Architecture of the Alhambra

The Alhambra is a palace and fortress in Granada, Spain. It is an essential and best-preserved Islamic architectural site.  

Its name is thought to derive from the Arabic “Qal’at al-Hamra” (the Red Castle), likely referring to the red clay bricks used in its construction. 

Construction started in the mid-13th century under Muhammad ibn al Ahmar, the Emir of Granada. Yusuf I finished it a century later. 

It gained World Heritage status in 1984 for its beauty, Moorish and Andalusian influences, and regional changes over time.

Alhambra is a mix of medieval and Renaissance palaces and courtyards, nestled within a fortress. It housed both Muslim and Christian royalty, but never at the same time.

This fortress, called an alcazaba, sits near Spain’s Sierra Nevada mountain range. It evolved into a city with baths, cemeteries, prayer spots, gardens, and water reservoirs. 

The architecture features stunning frescoes, columns, and walls, which elegantly depict Iberia’s turbulent history.

Alhambra’s strategic hilltop location, strong fortifications, and lavish palatial parts draws in thousands of tourists, looking for a Moorish paradise. 

Architectural Features and Design

The architecture of the Alhambra is special for its elegant combination of Islamic and Christian features. 

This is obvious in the mashrabiya lattice windows, which are both practical and decorative. 

The Alhambra displays traditional Islamic features such as column arcades, fountains, reflecting pools, geometrical patterns, and intricate Arabic inscriptions. 

These elements influenced European architecture, introducing a new vocabulary of Arabic terms to describe unique Moorish designs. Key features include:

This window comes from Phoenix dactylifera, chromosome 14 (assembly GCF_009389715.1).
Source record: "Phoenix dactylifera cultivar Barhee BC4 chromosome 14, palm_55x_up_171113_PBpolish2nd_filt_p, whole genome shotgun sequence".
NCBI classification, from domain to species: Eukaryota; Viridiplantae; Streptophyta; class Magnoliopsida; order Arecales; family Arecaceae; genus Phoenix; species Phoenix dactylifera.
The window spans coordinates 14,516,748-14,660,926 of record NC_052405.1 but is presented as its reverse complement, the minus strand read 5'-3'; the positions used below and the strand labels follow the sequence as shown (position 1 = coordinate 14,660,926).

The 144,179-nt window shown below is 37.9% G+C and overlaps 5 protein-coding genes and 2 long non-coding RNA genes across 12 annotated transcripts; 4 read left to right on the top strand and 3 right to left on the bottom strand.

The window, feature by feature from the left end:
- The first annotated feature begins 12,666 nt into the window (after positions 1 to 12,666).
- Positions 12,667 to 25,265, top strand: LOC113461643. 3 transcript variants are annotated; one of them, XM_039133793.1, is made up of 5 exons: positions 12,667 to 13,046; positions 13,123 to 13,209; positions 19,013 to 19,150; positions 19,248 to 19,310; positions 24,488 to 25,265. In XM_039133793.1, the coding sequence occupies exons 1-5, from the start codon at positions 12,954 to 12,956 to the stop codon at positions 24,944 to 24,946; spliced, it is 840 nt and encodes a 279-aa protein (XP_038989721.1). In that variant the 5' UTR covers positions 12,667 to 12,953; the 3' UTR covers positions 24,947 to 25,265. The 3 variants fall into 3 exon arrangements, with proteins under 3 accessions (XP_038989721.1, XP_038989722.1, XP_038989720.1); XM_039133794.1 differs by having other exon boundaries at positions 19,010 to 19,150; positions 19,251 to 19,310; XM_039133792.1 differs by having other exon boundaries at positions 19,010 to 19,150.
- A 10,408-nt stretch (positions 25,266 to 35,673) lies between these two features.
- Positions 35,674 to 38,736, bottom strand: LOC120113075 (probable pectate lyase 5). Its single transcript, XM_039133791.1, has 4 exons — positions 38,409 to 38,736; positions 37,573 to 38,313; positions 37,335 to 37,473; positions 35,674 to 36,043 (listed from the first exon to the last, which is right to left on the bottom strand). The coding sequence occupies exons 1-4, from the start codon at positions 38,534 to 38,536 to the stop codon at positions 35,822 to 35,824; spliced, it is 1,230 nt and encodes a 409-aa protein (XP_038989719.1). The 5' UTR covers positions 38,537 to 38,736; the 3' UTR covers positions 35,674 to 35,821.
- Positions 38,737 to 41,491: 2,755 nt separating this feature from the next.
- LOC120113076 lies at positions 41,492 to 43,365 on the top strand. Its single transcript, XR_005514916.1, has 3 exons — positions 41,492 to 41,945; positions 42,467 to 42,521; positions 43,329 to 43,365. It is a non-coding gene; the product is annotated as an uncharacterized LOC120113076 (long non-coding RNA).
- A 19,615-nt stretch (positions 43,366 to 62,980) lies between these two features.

• Alfiz: The horseshoe arch, characteristic of Moorish architecture.
  • Alicatado: Geometric tile mosaics.
  • Arabesque: Intricate designs characteristic of Moorish art.
  • Mashrabiya: Islamic window screens.
  • Mihrab: Prayer niche in mosques.
  • Muqarnas: Honeycomb-like structures supporting domes and ceilings.

The creativity of the Alhambra architecture is evident in its various palaces, including the Comares Palace, the Palace of the Lions, and the Partal Palace. 

Although not Nasrid, the Palaces of Charles V also form part of the complex, showcasing a mix of Islamic and Renaissance styles.

The Nasrid Palaces in the Alhambra are known for their ethereal and personal feel, which is achieved through perfectly planned courtyards, water features, gardens, and beautifully sculpted stucco and tile embellishments. 

Plaster covers the walls, typically made of rammed earth, lime concrete, or brick, while timber elements are utilized for roofs, ceilings, doors, and window shutters. 

The style emphasizes interior beauty, with courtyards having ponds or fountains in the center, bordered by arcaded porticoes and miradors.

The architecture uses a mathematical proportionate approach for achieving visual harmony. 

The plan was created with climate in mind, and it contains features such as water channels for cooling and sunlight control to promote comfort throughout the year. 

Upper-floor rooms are smaller and more enclosed, making them ideal for winter use, whereas courtyards’ orientation allows for maximum sunlight and shade management.

Decoration and Inscriptions

The decorative elements of the Alhambra extensively use carved stucco, mosaic tilework, and wood. 

Stucco decorations include vegetative arabesques, epigraphic motifs, geometric shapes, and sebka designs, which are frequently used to create three-dimensional muqarnas. 

Arabic inscriptions on the walls include Qur’anic verses, poetry, and the Nasrid motto “wa la ghalib illa-llah” (“And there is no victor but God”).

The inscriptions are written in several types of Arabic calligraphy, including Naskhi, Thuluth, and Kufic scripts. Many were originally painted in vibrant colors with gold or silver highlights.